No coffee, no music, let's not even go there. I woke suddenly at 5:45 with the thought that I have three versions of the necklace for the book fused and I *could* do the surface decoration firing today and still have time to do the finishing silver work, photograph it and send it in to the eMerge competition. They are the only pieces I have even close to appropriate and finished. I spent the next 45 minutes lying in bed and working out the details, nevermind that spending the entire day chasing this wild hare would completely derail the project schedule that took so much effort to hammer into shape.
There's an expression for you, "chasing a wild hare". I have never seen it written, and in my mind right up to this minute I have always had it as "chasing a wild hair". But I realized as I started to type it that it made no sense to chase a wild hair and that the correct word was probably hare. There you go.
And there is a problem beyond mucking with my carefully wrought schedule--I am not a jewelry artist and do not wish to become known as one. Even if I should happen to win (let's pick ourselves up off the floor from the laughing now), the work would not be representative of my work--back to yesterday's post--and furthermore, it wouldn't be representative of work I would like to do. So what's the point?
All kinds of things sound 'really' in the pre-dawn morning. They can be either really good or really bad, it doesn't so much matter which. All that matters is that they are really and not just a little. Now that I am awake what sounds really good is coffee. And lucky me, there is a full thermos from yesterday that I did not drink as we went to Joe's. Off to the microwave...
It's a morning for odd discoveries. I just found my threshold for feeling obligated to microwave old versus make new. Our coffee maker has an idiosyncrasy where it often shuts off before all the water has passed through. Sometimes it leaves just a little in the reservoir, sometimes--like yesterday--it leaves two cups. When you only make six cups, a loss of two cups is a lot. It's 33% to be precise. And here is the weird thing: I cannot throw out six cups of coffee just because it is old because it is a full pot. But a partial pot... that I can throw. And when I went to the coffeemaker just now and discovered that it still had two cups of water in the reservoir, well it was a no-brainer to throw it all rather than push the button and wait for the last two cups to come through. Here's the weird part (there's more?) the amount of coffee used was the same no matter how much water went through, and it is the coffee waste (expense) that should count. Whatever. The fresh, new coffee is ready.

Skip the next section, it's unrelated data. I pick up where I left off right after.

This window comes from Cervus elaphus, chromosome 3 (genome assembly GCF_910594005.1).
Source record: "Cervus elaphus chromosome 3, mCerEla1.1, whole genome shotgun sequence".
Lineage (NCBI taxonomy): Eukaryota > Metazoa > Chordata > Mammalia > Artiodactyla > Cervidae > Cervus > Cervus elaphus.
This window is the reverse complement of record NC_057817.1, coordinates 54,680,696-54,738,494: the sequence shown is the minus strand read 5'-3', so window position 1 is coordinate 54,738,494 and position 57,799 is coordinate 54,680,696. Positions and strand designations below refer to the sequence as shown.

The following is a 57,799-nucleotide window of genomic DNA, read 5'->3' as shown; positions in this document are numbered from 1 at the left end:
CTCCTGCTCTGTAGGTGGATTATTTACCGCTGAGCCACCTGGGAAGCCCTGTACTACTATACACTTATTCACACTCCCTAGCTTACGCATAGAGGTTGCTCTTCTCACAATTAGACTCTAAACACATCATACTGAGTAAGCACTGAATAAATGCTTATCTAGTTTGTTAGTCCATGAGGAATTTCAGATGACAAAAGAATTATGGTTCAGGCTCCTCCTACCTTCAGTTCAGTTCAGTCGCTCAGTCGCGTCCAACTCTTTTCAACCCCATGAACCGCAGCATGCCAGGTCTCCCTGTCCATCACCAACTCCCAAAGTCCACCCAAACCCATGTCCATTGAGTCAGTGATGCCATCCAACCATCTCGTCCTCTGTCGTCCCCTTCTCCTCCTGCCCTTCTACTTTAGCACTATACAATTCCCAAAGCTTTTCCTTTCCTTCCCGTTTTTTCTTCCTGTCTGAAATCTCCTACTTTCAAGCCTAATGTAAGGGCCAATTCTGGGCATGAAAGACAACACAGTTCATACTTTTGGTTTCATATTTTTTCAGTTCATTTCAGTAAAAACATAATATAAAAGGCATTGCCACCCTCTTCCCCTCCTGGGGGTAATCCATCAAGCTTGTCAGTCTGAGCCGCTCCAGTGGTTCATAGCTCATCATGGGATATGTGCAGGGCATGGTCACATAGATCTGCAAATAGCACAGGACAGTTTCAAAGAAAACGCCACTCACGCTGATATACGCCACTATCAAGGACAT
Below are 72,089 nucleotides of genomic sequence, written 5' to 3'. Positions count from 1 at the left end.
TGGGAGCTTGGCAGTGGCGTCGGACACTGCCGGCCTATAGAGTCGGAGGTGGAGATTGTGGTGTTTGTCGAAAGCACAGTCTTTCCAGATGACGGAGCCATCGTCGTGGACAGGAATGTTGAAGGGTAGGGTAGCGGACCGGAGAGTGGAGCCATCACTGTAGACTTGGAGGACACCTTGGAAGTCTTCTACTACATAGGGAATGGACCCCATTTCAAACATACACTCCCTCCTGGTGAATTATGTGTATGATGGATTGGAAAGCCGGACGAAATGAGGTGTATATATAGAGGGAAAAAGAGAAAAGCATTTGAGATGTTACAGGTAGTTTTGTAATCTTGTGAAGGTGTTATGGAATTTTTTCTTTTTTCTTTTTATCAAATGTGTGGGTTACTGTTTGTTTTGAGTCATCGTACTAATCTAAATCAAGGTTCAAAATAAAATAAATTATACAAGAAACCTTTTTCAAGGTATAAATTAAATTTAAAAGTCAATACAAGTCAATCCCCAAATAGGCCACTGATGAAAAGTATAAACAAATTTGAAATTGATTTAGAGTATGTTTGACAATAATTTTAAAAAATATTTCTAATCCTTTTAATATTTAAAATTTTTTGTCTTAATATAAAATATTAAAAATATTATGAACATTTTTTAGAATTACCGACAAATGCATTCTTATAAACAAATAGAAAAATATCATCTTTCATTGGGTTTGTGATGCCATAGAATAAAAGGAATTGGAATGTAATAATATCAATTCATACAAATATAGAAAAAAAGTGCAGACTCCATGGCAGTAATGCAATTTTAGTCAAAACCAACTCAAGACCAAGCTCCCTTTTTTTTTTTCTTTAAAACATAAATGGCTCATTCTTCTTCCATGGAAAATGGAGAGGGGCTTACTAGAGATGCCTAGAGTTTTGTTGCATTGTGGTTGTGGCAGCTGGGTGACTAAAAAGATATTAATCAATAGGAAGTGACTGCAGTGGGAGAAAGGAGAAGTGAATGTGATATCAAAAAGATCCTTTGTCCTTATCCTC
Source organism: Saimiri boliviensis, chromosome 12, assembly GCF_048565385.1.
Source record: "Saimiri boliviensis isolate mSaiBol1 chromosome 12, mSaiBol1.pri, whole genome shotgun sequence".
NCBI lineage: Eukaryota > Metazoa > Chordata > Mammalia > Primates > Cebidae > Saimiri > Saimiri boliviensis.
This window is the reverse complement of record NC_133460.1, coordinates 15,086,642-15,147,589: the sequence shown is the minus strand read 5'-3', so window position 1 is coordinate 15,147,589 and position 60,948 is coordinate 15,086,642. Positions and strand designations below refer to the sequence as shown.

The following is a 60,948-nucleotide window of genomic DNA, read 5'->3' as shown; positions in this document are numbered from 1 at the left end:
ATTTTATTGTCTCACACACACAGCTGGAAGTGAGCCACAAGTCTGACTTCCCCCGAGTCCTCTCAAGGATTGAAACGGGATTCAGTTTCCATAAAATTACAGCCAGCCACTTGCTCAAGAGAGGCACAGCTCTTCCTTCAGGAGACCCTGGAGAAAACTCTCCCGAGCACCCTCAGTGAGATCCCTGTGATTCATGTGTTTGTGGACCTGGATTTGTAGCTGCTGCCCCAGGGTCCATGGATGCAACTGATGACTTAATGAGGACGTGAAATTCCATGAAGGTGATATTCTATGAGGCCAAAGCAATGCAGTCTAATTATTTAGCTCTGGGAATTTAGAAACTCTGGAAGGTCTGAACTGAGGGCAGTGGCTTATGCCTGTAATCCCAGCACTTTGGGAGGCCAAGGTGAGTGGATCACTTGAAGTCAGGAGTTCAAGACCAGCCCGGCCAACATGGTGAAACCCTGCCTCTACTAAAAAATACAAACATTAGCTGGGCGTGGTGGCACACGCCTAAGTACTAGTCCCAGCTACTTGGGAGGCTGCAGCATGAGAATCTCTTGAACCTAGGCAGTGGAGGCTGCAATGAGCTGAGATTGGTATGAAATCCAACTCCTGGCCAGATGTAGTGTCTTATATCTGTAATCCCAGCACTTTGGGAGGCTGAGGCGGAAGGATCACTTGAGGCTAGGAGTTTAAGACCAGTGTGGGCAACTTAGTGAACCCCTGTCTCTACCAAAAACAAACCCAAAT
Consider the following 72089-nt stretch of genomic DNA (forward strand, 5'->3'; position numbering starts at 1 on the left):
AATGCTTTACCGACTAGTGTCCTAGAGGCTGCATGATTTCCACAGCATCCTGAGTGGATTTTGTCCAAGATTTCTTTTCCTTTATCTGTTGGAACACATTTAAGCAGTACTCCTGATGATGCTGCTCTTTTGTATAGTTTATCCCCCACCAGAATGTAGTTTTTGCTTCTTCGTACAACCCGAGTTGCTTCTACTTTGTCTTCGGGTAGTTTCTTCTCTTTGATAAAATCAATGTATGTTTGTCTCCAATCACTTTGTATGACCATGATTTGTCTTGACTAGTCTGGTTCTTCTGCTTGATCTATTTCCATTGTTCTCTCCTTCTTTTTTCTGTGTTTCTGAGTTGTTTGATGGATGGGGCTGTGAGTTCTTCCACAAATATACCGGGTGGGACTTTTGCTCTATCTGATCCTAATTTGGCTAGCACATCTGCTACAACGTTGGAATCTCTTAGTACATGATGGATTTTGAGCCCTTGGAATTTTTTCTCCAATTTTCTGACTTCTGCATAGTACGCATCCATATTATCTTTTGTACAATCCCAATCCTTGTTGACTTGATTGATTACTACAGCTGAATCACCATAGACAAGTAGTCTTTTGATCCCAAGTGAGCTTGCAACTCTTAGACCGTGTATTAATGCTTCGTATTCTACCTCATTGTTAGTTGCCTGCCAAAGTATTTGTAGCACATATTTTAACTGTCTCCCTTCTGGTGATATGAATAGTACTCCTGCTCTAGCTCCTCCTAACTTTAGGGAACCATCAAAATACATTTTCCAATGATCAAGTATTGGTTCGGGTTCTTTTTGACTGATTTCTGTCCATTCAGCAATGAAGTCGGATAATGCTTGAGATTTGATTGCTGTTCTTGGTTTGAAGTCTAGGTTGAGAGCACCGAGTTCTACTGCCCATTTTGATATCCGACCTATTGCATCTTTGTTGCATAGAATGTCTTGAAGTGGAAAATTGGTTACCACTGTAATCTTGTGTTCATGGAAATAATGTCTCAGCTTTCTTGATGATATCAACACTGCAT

Enough about me, let's talk about glass. I spent hours yesterday working on the application for the new American Craft Retailers Expo (ACRE) in Vegas next May. They are doing an on-line application process and let's just say it's not Zapplication. Today I really need to Back To Work. Tomorrow is the Deep Fuse day. Every project for the book which is really thick and therefore needs a loooong firing schedule is going to be done together tomorrow. It will be interesting, and I hope I have thought the ramifications through thoroughly. One of those projects is a one-piece cast box and I really can't wait to see how it turns out. Now that would have been a good entry for eMerge. But there's always next time.
Last night I used the Best Mix for the first time and made the mold around the butterfly that I am going to cast this week. That is one project that may have to wait and be fired on its own instead of in the deep fuse as I don't think the mold will be dry in time. Initial thoughts on Best Mix: It is very sharply chunky and I am concerned that the size of the materials in it are going to interfere with the detail of the object being cast. We shall see. I also have a bag of 50/50 (hydrocal and silica flour) that I bought from Phil Teefy's Rainbow Glass works years (and years) ago and I should be able to use it to whump up a new mold if the Best Mix doesn't work out. That is, I will be able to use it if it is still good. I tend to buy things in expectation of the time I will need them with no or at best the most casual disregard for shelf life. When I was making the rigidized fiber blanket molds last week I found a bag of moist pack (fiber blanket with the rigidizer already applied) from 2001 on the shelf. I know that it probably is no longer any good, but of course I still didn't throw it out.
Today, thanks to my sojourn at Joe's yesterday, is really, really full. Three pieces still to design, three pieces to cut, one piece to tack fuse, the ACRE app to finish, and the jewelry piece to get done, photographed and in to eMerge. Just kidding on the last one.